We’re back with another Korean Indie interview, this time with a group who are poised and ready to hit stages at Glastonbury Festival later this week.
Juck Juck Grunzie is a psychedelic noise-rock band from Seoul. Their sound mixes jarring rhythms and irregular soundscapes to create a distinctive style. Exploring the subconscious realm of dreams and nightmares Juck Juck Grunzie have created something mysterious, and hauntingly beautiful.
Their group name is equally irregular in English, though its meaning in its native Korean (적적해서 그런지) relates to being lonely and is tough to capture in translation. Though given their affinity to the punk and grunge scenes Juck Juck Grunzie may not be as strange, for the indie music scene across the globe embraces self expression and the strange.
The group was originally formed as an all-girl post-punk quartet in 2007, though has changed over the years to their current line up of three women; Ahreum Lee, vocalist and synthesiser player, Jeehye Ham on guitar, and bass player Boong; and a male drummer Kyunghyun Lee.
We spoke to Juck Juck Grunzie about feminist punks, Glastonbury and more:
Jeehye: We’re a Korean psychedelic rock band. Our music contains elements of other things such as electronic music and noise rock, but at its core its psychedelic rock. In our songs we often try to paint pictures of different images or try to express different concepts. We’re working on music for our second full-length album right now, and in one of our new songs we try to explore the concept of “danger.”
Who and what influences your sound?
Ahreum: We’ve all been influenced by a wide array of things so that obviously impacts the music we make together as Juck Juck Grunzie. Some of the mutual musical influences we share include King Crimson, Sonic Youth, Bjork, and Gong from France.
Boong: Before making our first EP in 2011, I think Juck Juck Grunzie drew a lot of influence from grunge, post-punk, and noise rock. But our 2013 full-length debut, Psycho, was more inspired by psychedelic rock, ‘70s classic rock, and electronic music.
Western music has seen a rise in strong female role models, with feminism re-emerging as a hot-topic social movement. As a predominantly (and originally) female group, often compared to strong feminist role models such as Bikini Kill, do you feel you have been able to make an impact like that of your predecessors?
Jeehye: The first song we practiced together was actually a cover of Bikini Kill’s “Rebel Girl.” But I don’t think we’re a feminist band and none of our songs are related to feminism. But I think diversity is a concept that is related to feminism. Diversity is something that is really important to us, so in that way we are concerned with feminism.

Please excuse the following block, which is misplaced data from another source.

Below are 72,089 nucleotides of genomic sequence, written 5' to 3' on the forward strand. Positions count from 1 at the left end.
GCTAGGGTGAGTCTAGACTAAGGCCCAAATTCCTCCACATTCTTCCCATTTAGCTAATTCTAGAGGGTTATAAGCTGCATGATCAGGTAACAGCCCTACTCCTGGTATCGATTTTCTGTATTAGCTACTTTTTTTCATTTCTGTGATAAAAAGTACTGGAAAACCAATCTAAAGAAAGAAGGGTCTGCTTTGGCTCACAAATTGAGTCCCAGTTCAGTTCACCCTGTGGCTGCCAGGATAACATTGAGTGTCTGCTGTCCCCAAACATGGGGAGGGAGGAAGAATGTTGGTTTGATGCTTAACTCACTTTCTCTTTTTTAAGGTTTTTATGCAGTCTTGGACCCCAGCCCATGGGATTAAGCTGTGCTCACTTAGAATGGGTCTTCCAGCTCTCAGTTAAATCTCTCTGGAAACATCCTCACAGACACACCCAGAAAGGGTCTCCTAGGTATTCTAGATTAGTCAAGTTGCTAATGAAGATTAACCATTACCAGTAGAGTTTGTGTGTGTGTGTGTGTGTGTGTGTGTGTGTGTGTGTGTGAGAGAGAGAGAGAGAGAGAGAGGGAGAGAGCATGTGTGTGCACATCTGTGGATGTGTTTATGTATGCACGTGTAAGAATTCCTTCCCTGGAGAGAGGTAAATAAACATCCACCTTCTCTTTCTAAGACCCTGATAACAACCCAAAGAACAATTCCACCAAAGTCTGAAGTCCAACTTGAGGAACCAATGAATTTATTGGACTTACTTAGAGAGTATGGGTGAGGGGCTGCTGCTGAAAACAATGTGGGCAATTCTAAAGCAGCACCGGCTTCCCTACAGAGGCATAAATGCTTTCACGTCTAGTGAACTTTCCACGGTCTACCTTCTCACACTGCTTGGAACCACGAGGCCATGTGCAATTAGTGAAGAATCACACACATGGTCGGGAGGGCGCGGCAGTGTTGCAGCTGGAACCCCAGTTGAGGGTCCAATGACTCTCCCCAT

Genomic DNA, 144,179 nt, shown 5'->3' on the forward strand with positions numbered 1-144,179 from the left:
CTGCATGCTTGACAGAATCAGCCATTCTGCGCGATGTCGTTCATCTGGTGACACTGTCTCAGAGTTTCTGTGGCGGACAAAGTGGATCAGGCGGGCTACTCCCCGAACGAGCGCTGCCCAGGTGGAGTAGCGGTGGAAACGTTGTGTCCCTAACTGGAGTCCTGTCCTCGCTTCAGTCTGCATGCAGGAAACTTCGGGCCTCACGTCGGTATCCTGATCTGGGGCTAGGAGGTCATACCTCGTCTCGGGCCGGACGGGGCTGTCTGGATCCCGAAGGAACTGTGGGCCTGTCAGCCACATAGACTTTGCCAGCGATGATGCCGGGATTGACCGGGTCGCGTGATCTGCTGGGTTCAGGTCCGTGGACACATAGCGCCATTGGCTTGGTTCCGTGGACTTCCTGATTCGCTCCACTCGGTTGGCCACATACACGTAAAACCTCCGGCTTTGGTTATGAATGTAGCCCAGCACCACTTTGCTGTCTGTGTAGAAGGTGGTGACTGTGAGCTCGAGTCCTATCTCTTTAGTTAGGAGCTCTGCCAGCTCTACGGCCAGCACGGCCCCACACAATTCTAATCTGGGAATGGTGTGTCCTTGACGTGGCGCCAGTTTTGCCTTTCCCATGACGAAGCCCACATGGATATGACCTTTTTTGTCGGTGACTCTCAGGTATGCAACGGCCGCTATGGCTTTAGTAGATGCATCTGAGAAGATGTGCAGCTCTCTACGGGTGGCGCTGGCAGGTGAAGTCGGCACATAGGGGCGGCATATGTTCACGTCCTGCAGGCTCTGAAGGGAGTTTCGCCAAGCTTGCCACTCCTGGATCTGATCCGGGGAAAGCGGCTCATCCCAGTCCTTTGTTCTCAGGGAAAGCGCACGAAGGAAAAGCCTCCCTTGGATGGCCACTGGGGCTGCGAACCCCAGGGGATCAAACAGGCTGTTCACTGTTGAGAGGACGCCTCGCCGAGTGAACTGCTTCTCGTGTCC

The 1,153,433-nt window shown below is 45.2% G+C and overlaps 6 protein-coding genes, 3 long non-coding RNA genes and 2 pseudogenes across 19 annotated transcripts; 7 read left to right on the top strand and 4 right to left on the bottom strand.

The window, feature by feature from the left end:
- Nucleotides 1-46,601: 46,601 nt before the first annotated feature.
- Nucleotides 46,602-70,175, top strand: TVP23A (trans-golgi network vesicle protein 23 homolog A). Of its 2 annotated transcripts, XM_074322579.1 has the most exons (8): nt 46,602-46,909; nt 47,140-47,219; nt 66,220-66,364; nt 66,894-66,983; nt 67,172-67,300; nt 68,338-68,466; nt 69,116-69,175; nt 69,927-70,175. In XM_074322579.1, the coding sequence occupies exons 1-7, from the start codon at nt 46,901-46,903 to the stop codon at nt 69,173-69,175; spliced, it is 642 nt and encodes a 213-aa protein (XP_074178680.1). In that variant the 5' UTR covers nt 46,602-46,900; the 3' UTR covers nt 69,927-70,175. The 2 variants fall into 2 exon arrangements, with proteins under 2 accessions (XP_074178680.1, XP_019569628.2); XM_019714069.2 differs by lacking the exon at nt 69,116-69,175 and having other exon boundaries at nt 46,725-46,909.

Did the inclusion of a male drummer change the dynamic of Juck Juck Grunzie?
Ahreum: Although our original idea was to form an all-female band with Juck Juck Grunzie, and for the first five years of our group we only had female members, we’re not really concerned with gender anymore. So having a guy in the group doesn’t really change anything about Juck Juck Grunzie for us. We enjoy playing music with Kyunghyun and we’re glad he’s a part of our band.
How does it feel to be able to be playing at the famous Glastonbury Festival?
Ahreum: All of us are super excited! We feel really honored and grateful to be invited to perform at such a prestigious festival. In fact, when we first got the news we were actually crying! This will be our first time performing in Europe, but we hope it is the first of many visits there for Juck Juck Grunzie. After playing at Glastonbury, we’ll also be doing concerts in London and Berlin. But hopefully we can return to Europe for a much longer tour soon!
Do you plan to see anyone else perform at the festival?
Boong: Definitely! We’d love to see as many bands play at Glastonbury as we can. We’re all especially looking forward to checking out Funkadelic, FKA twigs, Goat, and Alabama Shakes.
In conversation with Vans’ Off The Wall you spoke about the disapproval of your parents towards a musical career, Boong’s bass even being thrown away – yet you never gave up on your dreams. Do you have any words of advice for those who may find themselves in similar situations?
Kyunghyun: In Korean we say, “Fighting!” It means “keep going” or “don’t give up.” It may sound like simple advice, but it’s what has worked for all of us so far.
Why would you suggest the readers of UnitedKpop check out your music?
Ahreum: We think that diversity is important in art – and in everyday life as well. I hope people outside of Korea who are interested in the Korean music scene know that there’s lots of different things in Korea, not just K-pop. So please check out lots of different styles of Korean music, including indie music and Juck Juck Grunzie!
Jeehye: And if any of you will be at Glastonbury, or live in London or Berlin, please come check out our upcoming live performances. Concerts are always a great place to discover new music and we’re certain you’ll have a great time! And if you do come, please say “hi” to us. We love meeting new people!
You can see Juck Juck Grunzie on their following European tour dates:
June 25 Pilton, UK @ Glastonbury Festival (Pussy Parlure)
June 26 Pilton, UK @ Glastonbury Festival (Gully Outernational)
June 30 London, UK @ Windmill Brixton [TICKETS]
July 1 Berlin, Germany @ Kantine am Berghain
July 4 Berlin, Germany @ West Germany
Can’t make it to one of their shows? You can stream Juck Juck Grunzie’s 2013 full-length album PSYCHO on SoundCloud or why not purchase it via iTunes.